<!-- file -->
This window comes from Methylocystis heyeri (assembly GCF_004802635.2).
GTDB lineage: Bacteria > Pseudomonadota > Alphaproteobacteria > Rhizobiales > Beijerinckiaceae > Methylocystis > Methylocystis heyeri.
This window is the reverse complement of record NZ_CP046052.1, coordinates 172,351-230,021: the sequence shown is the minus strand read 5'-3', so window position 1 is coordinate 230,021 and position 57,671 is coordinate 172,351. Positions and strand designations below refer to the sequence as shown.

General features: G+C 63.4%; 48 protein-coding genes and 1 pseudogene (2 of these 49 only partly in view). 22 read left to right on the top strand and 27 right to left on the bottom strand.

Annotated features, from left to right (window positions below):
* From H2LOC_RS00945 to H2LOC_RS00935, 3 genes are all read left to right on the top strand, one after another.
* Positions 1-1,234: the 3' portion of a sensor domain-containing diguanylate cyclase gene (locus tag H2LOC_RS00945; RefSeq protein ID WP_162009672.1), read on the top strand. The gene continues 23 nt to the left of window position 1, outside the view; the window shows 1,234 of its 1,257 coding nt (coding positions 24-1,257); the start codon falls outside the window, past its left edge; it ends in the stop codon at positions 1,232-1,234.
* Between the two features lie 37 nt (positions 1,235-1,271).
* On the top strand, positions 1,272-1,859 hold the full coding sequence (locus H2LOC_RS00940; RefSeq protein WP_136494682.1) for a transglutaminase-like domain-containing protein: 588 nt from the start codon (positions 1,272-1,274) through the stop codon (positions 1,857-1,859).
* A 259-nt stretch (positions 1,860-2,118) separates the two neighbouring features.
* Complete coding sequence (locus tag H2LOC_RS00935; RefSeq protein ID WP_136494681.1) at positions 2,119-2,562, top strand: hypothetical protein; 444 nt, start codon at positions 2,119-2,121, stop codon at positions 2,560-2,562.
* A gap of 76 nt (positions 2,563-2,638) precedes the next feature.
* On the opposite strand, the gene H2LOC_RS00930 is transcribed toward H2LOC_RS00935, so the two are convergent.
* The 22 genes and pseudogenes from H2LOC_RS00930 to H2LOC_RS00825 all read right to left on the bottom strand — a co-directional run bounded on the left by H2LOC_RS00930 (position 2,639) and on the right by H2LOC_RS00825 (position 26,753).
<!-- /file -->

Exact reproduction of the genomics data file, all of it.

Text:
This window comes from Methylocystis heyeri (assembly GCF_004802635.2).
GTDB lineage: Bacteria > Pseudomonadota > Alphaproteobacteria > Rhizobiales > Beijerinckiaceae > Methylocystis > Methylocystis heyeri.
This window is the reverse complement of record NZ_CP046052.1, coordinates 172,351-230,021: the sequence shown is the minus strand read 5'-3', so window position 1 is coordinate 230,021 and position 57,671 is coordinate 172,351. Positions and strand designations below refer to the sequence as shown.

General features: G+C 63.4%; 48 protein-coding genes and 1 pseudogene (2 of these 49 only partly in view). 22 read left to right on the top strand and 27 right to left on the bottom strand.

Annotated features, from left to right (window positions below):
* From H2LOC_RS00945 to H2LOC_RS00935, 3 genes are all read left to right on the top strand, one after another.
* Positions 1-1,234: the 3' portion of a sensor domain-containing diguanylate cyclase gene (locus tag H2LOC_RS00945; RefSeq protein ID WP_162009672.1), read on the top strand. The gene continues 23 nt to the left of window position 1, outside the view; the window shows 1,234 of its 1,257 coding nt (coding positions 24-1,257); the start codon falls outside the window, past its left edge; it ends in the stop codon at positions 1,232-1,234.
* Between the two features lie 37 nt (positions 1,235-1,271).
* On the top strand, positions 1,272-1,859 hold the full coding sequence (locus H2LOC_RS00940; RefSeq protein WP_136494682.1) for a transglutaminase-like domain-containing protein: 588 nt from the start codon (positions 1,272-1,274) through the stop codon (positions 1,857-1,859).
* A 259-nt stretch (positions 1,860-2,118) separates the two neighbouring features.
* Complete coding sequence (locus tag H2LOC_RS00935; RefSeq protein ID WP_136494681.1) at positions 2,119-2,562, top strand: hypothetical protein; 444 nt, start codon at positions 2,119-2,121, stop codon at positions 2,560-2,562.
* A gap of 76 nt (positions 2,563-2,638) precedes the next feature.
* On the opposite strand, the gene H2LOC_RS00930 is transcribed toward H2LOC_RS00935, so the two are convergent.
* The 22 genes and pseudogenes from H2LOC_RS00930 to H2LOC_RS00825 all read right to left on the bottom strand — a co-directional run bounded on the left by H2LOC_RS00930 (position 2,639) and on the right by H2LOC_RS00825 (position 26,753).